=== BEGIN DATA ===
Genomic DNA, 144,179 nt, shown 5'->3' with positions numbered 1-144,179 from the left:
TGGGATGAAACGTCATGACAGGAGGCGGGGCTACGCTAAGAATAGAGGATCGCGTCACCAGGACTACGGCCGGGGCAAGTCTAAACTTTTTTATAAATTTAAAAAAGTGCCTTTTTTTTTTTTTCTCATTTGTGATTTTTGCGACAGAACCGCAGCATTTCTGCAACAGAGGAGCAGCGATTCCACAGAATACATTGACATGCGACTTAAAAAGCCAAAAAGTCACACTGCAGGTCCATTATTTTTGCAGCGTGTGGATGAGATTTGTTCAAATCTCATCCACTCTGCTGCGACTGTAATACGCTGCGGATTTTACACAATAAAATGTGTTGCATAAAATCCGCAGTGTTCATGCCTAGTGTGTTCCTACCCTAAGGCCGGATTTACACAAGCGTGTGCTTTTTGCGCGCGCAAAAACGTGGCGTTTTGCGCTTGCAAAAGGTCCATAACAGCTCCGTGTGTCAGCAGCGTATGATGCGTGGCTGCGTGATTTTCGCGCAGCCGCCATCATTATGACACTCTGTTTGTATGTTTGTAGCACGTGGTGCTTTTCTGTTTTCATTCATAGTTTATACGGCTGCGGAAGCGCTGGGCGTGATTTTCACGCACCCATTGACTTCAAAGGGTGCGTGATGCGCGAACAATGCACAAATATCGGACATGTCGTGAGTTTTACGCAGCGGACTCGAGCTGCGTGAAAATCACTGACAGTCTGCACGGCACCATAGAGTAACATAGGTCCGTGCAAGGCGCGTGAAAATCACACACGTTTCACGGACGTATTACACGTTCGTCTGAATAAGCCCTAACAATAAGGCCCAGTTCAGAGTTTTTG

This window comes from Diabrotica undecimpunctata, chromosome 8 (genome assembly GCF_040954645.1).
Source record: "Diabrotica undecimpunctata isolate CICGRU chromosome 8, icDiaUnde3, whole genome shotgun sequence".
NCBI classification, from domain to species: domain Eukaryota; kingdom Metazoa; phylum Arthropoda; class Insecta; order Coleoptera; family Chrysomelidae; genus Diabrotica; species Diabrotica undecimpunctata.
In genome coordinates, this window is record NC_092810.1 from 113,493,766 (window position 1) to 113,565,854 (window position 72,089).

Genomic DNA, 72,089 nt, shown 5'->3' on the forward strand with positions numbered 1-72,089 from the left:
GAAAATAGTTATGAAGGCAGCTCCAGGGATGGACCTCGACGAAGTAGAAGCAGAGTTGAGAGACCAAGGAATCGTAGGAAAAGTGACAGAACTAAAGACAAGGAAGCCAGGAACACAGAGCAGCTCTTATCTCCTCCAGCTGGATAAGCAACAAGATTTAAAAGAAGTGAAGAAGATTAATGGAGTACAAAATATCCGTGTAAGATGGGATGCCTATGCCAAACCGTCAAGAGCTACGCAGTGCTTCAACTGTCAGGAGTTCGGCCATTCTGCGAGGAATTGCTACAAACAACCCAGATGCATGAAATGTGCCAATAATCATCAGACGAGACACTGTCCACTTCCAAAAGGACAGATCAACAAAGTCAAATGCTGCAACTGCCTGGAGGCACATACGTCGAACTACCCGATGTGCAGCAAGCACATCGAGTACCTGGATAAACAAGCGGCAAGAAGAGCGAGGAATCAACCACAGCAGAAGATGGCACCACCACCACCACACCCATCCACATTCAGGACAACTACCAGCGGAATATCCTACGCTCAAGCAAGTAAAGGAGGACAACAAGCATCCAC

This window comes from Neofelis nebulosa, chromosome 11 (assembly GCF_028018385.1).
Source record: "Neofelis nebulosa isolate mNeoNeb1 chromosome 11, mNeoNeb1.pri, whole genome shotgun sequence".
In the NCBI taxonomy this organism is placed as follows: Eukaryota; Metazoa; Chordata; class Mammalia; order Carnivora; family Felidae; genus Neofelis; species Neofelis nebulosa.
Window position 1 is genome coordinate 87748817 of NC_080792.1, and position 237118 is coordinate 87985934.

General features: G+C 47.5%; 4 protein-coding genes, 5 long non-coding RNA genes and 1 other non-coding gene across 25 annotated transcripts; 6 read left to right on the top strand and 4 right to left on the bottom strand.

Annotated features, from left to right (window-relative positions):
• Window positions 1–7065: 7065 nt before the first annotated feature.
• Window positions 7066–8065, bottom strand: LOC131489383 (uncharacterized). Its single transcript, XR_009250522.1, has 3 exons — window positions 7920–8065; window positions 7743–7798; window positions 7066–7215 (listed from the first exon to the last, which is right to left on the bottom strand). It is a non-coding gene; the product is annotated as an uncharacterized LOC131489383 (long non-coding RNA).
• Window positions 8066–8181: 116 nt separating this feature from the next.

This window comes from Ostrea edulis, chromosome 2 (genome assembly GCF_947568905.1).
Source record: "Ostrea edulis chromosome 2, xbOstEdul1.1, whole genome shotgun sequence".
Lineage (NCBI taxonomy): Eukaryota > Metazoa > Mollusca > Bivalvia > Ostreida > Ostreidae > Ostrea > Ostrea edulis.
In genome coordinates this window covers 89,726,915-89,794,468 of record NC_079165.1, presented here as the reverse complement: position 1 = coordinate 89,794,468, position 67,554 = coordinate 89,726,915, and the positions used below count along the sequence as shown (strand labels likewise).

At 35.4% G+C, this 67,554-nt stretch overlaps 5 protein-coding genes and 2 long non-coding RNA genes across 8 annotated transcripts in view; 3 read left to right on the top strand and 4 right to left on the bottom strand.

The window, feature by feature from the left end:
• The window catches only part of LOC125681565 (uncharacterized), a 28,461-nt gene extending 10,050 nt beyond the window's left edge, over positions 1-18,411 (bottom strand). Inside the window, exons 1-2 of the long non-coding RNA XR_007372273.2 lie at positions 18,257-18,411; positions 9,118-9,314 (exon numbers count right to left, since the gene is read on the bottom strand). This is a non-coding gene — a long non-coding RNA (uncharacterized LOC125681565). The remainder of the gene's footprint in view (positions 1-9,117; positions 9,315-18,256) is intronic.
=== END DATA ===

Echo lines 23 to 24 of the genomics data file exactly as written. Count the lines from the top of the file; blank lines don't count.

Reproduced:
The window, feature by feature from the left end:
• The window catches only part of LOC125681565 (uncharacterized), a 28,461-nt gene extending 10,050 nt beyond the window's left edge, over positions 1-18,411 (bottom strand). Inside the window, exons 1-2 of the long non-coding RNA XR_007372273.2 lie at positions 18,257-18,411; positions 9,118-9,314 (exon numbers count right to left, since the gene is read on the bottom strand). This is a non-coding gene — a long non-coding RNA (uncharacterized LOC125681565). The remainder of the gene's footprint in view (positions 1-9,117; positions 9,315-18,256) is intronic.